Students’ art praised for annual Lesche Club Fine Arts Competition

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Lesche Art Competition Award Winners

By Hannah Richardson

Winners of the Lesche Club Fine Arts Competition were honored with their parents and teachers at the club’s monthly meeting May 6 at the Lemee House in Natchitoches. They were Collin Serigne of LSMSA in first place, Madison Griffin of NCHS in second place and Belle Brown of LSMSA in third place.

Seamless Gutters

They received monetary prizes of $100, $75 and $50, respectively. Lesche Club was organized in 1894 by Miss Agnes Morris who taught at what is now NSU. The purpose of Lesche Club was (and is) to “promote culture, to preserve local traditions and Louisiana folklore, and to foster the spirit of altruistic effort among the members and throughout the community.” This long tradition makes it the oldest women’s club in Louisiana. Fifty members meet monthly at the Lemee House for refreshments and to listen to musical presentations and speakers on local culture.

In its earliest days, competitions were held for creative writing to encourage students and citizens to express themselves artistically and to widen public appreciation of creativity. Beginning in 2004, the focus of the competition changed to creativity in the visual arts; the competition invited submissions from Natchitoches Parish high school students. There were 22 submitted works for this year’s competition.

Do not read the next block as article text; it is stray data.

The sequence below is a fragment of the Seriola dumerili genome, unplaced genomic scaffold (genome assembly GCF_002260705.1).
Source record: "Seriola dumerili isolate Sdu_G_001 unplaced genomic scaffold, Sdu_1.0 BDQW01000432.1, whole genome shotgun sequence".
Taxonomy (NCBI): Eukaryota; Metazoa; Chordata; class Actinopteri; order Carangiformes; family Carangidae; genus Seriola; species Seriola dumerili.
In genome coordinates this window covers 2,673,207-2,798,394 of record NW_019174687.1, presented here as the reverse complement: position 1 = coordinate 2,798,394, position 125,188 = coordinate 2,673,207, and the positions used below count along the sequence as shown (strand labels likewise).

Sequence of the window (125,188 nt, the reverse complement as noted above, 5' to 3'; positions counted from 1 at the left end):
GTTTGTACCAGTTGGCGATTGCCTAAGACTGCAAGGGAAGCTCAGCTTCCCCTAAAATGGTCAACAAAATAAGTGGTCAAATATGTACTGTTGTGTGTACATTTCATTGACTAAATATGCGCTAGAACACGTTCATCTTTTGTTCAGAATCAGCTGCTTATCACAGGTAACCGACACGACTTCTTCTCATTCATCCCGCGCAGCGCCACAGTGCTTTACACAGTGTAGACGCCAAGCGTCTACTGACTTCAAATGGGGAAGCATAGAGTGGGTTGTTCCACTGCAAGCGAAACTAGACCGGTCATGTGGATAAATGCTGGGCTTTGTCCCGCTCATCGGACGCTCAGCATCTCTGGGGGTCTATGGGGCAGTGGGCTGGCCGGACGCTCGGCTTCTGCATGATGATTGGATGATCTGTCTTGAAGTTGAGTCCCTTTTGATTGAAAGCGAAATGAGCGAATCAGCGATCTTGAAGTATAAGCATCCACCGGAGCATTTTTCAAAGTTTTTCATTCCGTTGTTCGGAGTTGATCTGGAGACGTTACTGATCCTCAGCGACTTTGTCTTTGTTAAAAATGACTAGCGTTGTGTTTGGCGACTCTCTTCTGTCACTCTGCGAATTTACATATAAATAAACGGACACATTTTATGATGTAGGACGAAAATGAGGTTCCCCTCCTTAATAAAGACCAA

“Each submission got at least one vote from members,” said Diane Doughty of the Lesche Club.

Brown wrote that the painting, their first self portrait, was in fact their first painting and project.

Griffin’s acrylic painting is of a pond that is located across her family home. She said she painted this for her father, Robert Griffin.

Serigne submitted a photo of his grandfather’s hand, which is part of a collection of 65 works by the student. His collection focuses on working hands, like his grandfather and father working on a shrimping boat and living off the land. “Hands tell you what a person does,” said Serigne. The works went back to the students that created them.